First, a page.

In CROSSING THE LINES, the "author" Madeleine becomes enamored of her creation, Edward, whose life soon includes a murder. When Madeleine begins to care more about Edward than about her own husband Hugh, secrets multiply in the stress fractures of their fictional and metafictional lives.

Poisoned Pen recommends this for fans of Paul Auster, Jesse Kellerman, Vera Caspary's Laura, and Haruki Murakami. What a combination! I certainly felt the parallel to Murakami, and the way that postmodern writing can turn a reader's thinking into odd new shapes.

I'd say this one isn't for "beginners" in this form of writing. If you're already drawn to some writing among this list of authors, though -- dip in. There's a lot of entertainment here, as well as some very clever and unusual twists.

PS:  Looking for more mystery reviews, from cozy to very dark? Browse the Kingdom Books mysteries review blog here.

Noir That Lingers, in A DARK AND BROKEN HEART, R. J. Ellory

British author R. J. Ellory wins long-term fans for his dark crime fiction through his characters -- mostly men, whose shadowed lives are twisted, bitter, yet somehow vulnerable. A DARK AND BROKEN HEART is already a classic of his work -- and it just arrived for American readers through Overlook Press.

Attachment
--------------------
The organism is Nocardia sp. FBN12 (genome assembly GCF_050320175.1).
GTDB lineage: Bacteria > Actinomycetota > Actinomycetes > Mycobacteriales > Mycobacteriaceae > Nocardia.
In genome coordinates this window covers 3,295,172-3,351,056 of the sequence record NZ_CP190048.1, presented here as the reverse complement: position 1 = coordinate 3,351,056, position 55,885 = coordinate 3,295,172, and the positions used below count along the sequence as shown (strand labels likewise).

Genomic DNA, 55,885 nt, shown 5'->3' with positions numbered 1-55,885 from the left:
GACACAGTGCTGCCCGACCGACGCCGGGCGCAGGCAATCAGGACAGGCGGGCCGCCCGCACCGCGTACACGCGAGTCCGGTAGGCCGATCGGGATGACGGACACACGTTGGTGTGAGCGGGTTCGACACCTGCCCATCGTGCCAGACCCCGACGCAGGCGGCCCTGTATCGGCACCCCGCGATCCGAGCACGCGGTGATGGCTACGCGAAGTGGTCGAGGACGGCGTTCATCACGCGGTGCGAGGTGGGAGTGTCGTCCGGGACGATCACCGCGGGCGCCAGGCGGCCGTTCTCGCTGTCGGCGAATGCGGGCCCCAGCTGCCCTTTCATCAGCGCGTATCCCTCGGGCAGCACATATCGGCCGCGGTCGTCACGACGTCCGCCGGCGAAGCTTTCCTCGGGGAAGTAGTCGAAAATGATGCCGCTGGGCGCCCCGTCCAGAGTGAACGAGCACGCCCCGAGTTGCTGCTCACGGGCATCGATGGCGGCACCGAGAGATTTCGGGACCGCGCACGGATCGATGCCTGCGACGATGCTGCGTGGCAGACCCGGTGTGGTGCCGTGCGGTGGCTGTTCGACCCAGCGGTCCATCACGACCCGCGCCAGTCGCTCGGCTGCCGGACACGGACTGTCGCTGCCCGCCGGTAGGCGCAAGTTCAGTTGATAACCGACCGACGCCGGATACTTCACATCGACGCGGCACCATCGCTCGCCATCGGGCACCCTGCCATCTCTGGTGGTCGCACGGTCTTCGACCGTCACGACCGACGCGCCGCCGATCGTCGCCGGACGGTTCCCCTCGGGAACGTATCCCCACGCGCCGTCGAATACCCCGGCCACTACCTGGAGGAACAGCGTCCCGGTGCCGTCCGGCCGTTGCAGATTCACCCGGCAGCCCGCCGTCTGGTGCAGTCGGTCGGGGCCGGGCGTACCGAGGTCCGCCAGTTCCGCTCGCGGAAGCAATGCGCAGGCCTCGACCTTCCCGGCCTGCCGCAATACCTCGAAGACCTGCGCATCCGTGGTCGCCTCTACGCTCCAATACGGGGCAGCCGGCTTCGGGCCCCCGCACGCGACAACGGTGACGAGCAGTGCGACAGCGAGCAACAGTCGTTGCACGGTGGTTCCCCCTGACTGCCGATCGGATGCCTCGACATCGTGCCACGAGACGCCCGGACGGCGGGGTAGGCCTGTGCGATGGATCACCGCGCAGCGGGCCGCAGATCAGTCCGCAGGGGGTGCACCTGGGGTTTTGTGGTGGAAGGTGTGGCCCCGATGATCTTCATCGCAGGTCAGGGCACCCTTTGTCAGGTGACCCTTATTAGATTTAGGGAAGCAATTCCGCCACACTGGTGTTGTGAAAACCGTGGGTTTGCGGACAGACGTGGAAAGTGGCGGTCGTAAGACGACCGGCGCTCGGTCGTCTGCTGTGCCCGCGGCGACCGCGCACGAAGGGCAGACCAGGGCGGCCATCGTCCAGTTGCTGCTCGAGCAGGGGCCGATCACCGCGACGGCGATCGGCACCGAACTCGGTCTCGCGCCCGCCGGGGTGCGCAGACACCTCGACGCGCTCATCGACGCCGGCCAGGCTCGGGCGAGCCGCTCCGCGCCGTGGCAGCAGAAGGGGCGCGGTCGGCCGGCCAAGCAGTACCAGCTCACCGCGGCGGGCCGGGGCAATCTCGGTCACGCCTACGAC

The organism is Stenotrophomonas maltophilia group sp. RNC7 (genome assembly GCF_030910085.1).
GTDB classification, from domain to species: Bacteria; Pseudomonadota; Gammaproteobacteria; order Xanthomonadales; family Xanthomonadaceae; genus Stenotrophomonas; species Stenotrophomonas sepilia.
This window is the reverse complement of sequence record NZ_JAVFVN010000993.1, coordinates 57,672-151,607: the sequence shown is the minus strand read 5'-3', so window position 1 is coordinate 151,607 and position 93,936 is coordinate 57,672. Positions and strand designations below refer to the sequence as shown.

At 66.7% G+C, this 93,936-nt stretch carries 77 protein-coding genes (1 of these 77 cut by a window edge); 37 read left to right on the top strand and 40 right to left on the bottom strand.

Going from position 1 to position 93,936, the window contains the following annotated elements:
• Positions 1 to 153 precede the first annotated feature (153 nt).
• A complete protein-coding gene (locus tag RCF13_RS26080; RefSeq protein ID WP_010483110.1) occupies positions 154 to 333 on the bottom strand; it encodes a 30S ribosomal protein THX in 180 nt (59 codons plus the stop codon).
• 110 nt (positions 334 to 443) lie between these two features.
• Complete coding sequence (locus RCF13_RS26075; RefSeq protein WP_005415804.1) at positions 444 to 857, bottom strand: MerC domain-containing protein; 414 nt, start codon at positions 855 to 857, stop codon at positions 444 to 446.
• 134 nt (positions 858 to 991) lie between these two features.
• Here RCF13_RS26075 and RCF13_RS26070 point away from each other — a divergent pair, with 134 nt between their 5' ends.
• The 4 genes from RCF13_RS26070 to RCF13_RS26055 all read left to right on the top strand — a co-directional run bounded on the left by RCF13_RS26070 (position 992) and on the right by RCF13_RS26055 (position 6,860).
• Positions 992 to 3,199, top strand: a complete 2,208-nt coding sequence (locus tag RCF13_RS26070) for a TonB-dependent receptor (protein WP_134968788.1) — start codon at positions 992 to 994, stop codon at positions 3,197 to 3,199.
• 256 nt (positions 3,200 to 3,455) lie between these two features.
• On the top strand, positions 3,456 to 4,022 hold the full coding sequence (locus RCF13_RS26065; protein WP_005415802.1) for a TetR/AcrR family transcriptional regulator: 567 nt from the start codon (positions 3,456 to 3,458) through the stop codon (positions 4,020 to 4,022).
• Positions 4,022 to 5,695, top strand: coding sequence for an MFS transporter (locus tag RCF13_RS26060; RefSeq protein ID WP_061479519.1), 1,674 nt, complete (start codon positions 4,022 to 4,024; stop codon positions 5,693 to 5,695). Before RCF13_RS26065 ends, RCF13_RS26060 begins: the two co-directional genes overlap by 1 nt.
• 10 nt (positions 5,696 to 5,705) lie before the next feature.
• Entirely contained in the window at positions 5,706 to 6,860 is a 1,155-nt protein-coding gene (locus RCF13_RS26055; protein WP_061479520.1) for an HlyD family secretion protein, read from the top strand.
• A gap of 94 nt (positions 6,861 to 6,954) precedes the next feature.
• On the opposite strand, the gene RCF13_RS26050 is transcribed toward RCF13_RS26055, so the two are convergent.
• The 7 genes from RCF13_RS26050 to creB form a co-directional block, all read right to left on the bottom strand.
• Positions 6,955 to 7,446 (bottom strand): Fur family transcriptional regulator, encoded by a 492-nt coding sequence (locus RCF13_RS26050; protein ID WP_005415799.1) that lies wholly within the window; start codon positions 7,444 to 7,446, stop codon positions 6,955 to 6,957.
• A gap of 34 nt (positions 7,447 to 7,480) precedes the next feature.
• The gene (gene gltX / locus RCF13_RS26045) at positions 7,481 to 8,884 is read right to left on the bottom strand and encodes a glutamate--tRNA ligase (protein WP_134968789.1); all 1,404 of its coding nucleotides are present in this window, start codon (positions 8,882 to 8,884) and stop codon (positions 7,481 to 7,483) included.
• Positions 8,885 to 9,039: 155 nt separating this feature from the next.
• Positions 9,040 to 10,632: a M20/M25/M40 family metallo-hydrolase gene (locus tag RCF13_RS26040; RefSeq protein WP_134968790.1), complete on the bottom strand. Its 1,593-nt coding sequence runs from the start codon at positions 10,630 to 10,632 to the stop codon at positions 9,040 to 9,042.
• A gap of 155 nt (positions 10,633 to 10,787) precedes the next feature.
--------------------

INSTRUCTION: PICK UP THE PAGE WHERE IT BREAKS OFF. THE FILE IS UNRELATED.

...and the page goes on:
What's with Detective Vincent Madigan, anyway? Doesn't he know crime won't pay, after being a cop for so long? Actually that seems to be the opposite of what he's learned with the NYPD and the corruption surrounding him. His own struggles have put him deep into debt to both a bookie and drug lord and to his lawyer (it all makes bitter sense). Not to mention alimony. And underneath all of Madigan's horror at the tangled mess of his life is a small, persistent hope: that somehow, some day, he can do something that will delight his teenage daughter and hear her speak his name with happiness and excitement.

That's the dreamy and tender kernel to the man that can make this worth reading, through violent scenes of desperate efforts gone wrong. Even Madigan knows his plan of using three career criminals to help him steal that drug lord's cash delivery is way too risky. He can picture what Sandia, the crime boss, would say after catching Madigan in the act:
You killed my people and you stole my money to pay your debt to me. You paid me back with my own money. And don't insult me by telling me you didn't. Tell me the truth and I'll kill you quickly. Lie to me and I will have someone torture you for a month.